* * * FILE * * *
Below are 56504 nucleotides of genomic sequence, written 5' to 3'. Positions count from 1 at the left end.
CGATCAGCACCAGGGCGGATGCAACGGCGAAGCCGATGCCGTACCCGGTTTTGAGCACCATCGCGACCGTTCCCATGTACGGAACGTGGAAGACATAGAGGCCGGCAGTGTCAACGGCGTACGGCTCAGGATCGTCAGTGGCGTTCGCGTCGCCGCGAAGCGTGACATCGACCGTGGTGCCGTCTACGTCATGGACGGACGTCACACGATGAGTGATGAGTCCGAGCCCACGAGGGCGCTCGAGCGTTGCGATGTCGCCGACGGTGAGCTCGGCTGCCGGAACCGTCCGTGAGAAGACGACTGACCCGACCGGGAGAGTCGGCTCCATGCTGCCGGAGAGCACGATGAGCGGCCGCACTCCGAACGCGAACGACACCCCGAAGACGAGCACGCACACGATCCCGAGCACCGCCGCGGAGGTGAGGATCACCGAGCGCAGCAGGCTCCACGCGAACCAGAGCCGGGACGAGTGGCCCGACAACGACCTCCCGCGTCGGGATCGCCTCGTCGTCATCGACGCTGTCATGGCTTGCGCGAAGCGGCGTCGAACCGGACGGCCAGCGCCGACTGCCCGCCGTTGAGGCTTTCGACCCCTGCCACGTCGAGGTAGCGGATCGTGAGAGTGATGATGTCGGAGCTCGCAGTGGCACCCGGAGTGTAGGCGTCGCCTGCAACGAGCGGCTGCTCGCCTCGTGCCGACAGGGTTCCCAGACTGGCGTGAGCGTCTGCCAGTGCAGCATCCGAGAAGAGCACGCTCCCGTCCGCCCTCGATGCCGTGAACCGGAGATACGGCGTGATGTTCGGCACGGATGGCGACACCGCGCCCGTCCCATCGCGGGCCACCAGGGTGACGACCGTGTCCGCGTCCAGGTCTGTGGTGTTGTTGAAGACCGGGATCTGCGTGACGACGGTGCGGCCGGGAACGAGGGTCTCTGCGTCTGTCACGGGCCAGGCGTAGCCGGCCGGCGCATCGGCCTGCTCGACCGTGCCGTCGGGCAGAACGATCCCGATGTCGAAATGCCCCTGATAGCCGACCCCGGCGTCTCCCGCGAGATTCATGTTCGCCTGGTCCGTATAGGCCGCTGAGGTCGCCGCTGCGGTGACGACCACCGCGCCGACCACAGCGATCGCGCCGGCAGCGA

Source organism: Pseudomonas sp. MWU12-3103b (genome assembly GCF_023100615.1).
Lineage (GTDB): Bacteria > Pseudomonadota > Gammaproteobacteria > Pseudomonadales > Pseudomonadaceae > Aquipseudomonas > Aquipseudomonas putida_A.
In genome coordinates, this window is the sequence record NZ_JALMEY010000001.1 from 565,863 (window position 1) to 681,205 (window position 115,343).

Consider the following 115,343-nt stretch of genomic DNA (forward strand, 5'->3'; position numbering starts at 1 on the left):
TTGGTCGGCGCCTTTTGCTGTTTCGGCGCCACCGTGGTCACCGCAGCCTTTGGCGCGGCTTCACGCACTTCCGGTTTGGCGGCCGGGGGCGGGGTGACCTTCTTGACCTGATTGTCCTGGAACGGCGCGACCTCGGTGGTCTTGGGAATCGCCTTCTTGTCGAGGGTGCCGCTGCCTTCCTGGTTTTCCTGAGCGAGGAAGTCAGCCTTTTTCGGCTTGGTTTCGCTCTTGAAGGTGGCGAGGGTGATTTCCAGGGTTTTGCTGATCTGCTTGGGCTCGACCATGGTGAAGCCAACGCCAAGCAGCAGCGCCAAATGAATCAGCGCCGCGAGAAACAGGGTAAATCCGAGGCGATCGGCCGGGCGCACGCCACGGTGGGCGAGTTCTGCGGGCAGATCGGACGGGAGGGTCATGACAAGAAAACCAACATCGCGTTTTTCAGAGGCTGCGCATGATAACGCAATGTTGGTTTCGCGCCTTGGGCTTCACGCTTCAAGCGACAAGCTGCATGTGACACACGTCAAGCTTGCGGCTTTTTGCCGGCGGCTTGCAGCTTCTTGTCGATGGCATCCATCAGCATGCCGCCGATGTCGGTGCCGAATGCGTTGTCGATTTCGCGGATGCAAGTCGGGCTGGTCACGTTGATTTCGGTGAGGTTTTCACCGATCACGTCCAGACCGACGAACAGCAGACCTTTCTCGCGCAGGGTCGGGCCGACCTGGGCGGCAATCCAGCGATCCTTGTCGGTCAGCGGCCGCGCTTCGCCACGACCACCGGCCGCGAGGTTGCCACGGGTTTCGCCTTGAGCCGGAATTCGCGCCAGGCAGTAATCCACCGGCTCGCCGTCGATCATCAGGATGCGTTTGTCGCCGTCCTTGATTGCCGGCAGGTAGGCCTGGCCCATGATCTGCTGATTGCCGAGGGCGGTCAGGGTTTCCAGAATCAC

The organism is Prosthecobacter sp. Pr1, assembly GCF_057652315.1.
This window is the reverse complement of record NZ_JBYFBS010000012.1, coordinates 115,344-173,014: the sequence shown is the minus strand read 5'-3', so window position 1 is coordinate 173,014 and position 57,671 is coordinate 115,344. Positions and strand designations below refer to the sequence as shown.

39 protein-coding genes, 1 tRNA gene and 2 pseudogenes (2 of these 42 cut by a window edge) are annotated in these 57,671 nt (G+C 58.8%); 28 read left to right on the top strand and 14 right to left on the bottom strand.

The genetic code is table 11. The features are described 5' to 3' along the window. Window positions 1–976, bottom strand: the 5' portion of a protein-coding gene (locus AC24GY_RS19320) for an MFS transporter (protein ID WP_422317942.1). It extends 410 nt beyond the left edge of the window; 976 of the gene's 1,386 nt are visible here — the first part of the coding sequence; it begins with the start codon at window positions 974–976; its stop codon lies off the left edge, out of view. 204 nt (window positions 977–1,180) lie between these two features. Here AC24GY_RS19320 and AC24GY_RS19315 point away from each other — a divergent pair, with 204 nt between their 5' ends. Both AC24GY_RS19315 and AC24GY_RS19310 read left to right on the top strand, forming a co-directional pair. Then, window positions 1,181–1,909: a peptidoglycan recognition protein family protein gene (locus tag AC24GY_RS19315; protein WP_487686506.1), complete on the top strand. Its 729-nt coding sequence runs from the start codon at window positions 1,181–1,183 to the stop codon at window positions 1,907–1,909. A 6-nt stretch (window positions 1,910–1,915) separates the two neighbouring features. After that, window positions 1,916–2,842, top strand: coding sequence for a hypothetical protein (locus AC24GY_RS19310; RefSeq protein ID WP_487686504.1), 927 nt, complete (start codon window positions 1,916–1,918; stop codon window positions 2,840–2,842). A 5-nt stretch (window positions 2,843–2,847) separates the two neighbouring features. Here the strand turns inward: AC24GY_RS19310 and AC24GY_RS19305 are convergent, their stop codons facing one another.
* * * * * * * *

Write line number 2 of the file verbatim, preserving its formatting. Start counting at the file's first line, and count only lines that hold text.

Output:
CGATCAGCACCAGGGCGGATGCAACGGCGAAGCCGATGCCGTACCCGGTTTTGAGCACCATCGCGACCGTTCCCATGTACGGAACGTGGAAGACATAGAGGCCGGCAGTGTCAACGGCGTACGGCTCAGGATCGTCAGTGGCGTTCGCGTCGCCGCGAAGCGTGACATCGACCGTGGTGCCGTCTACGTCATGGACGGACGTCACACGATGAGTGATGAGTCCGAGCCCACGAGGGCGCTCGAGCGTTGCGATGTCGCCGACGGTGAGCTCGGCTGCCGGAACCGTCCGTGAGAAGACGACTGACCCGACCGGGAGAGTCGGCTCCATGCTGCCGGAGAGCACGATGAGCGGCCGCACTCCGAACGCGAACGACACCCCGAAGACGAGCACGCACACGATCCCGAGCACCGCCGCGGAGGTGAGGATCACCGAGCGCAGCAGGCTCCACGCGAACCAGAGCCGGGACGAGTGGCCCGACAACGACCTCCCGCGTCGGGATCGCCTCGTCGTCATCGACGCTGTCATGGCTTGCGCGAAGCGGCGTCGAACCGGACGGCCAGCGCCGACTGCCCGCCGTTGAGGCTTTCGACCCCTGCCACGTCGAGGTAGCGGATCGTGAGAGTGATGATGTCGGAGCTCGCAGTGGCACCCGGAGTGTAGGCGTCGCCTGCAACGAGCGGCTGCTCGCCTCGTGCCGACAGGGTTCCCAGACTGGCGTGAGCGTCTGCCAGTGCAGCATCCGAGAAGAGCACGCTCCCGTCCGCCCTCGATGCCGTGAACCGGAGATACGGCGTGATGTTCGGCACGGATGGCGACACCGCGCCCGTCCCATCGCGGGCCACCAGGGTGACGACCGTGTCCGCGTCCAGGTCTGTGGTGTTGTTGAAGACCGGGATCTGCGTGACGACGGTGCGGCCGGGAACGAGGGTCTCTGCGTCTGTCACGGGCCAGGCGTAGCCGGCCGGCGCATCGGCCTGCTCGACCGTGCCGTCGGGCAGAACGATCCCGATGTCGAAATGCCCCTGATAGCCGACCCCGGCGTCTCCCGCGAGATTCATGTTCGCCTGGTCCGTATAGGCCGCTGAGGTCGCCGCTGCGGTGACGACCACCGCGCCGACCACAGCGATCGCGCCGGCAGCGA